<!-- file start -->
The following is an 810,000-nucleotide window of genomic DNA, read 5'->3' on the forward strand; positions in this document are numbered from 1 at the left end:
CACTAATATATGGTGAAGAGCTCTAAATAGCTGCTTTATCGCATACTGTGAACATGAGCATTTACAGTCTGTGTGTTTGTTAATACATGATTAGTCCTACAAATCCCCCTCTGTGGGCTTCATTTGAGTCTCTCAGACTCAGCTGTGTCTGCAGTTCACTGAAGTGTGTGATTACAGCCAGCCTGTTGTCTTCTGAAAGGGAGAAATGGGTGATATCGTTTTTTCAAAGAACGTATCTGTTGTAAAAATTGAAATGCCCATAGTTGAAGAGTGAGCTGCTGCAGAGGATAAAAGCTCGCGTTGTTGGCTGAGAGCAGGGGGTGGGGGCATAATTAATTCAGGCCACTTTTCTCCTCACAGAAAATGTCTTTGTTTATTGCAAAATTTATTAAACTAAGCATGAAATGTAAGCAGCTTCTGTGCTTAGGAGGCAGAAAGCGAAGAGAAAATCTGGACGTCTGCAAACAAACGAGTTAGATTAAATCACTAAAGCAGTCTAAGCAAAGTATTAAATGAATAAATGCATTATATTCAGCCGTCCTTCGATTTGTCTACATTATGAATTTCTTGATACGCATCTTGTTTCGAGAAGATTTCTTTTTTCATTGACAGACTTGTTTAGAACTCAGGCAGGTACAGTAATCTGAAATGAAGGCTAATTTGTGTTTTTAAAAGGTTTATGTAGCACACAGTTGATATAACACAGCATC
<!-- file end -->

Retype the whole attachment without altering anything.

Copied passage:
The following is an 810,000-nucleotide window of genomic DNA, read 5'->3' on the forward strand; positions in this document are numbered from 1 at the left end:
CACTAATATATGGTGAAGAGCTCTAAATAGCTGCTTTATCGCATACTGTGAACATGAGCATTTACAGTCTGTGTGTTTGTTAATACATGATTAGTCCTACAAATCCCCCTCTGTGGGCTTCATTTGAGTCTCTCAGACTCAGCTGTGTCTGCAGTTCACTGAAGTGTGTGATTACAGCCAGCCTGTTGTCTTCTGAAAGGGAGAAATGGGTGATATCGTTTTTTCAAAGAACGTATCTGTTGTAAAAATTGAAATGCCCATAGTTGAAGAGTGAGCTGCTGCAGAGGATAAAAGCTCGCGTTGTTGGCTGAGAGCAGGGGGTGGGGGCATAATTAATTCAGGCCACTTTTCTCCTCACAGAAAATGTCTTTGTTTATTGCAAAATTTATTAAACTAAGCATGAAATGTAAGCAGCTTCTGTGCTTAGGAGGCAGAAAGCGAAGAGAAAATCTGGACGTCTGCAAACAAACGAGTTAGATTAAATCACTAAAGCAGTCTAAGCAAAGTATTAAATGAATAAATGCATTATATTCAGCCGTCCTTCGATTTGTCTACATTATGAATTTCTTGATACGCATCTTGTTTCGAGAAGATTTCTTTTTTCATTGACAGACTTGTTTAGAACTCAGGCAGGTACAGTAATCTGAAATGAAGGCTAATTTGTGTTTTTAAAAGGTTTATGTAGCACACAGTTGATATAACACAGCATC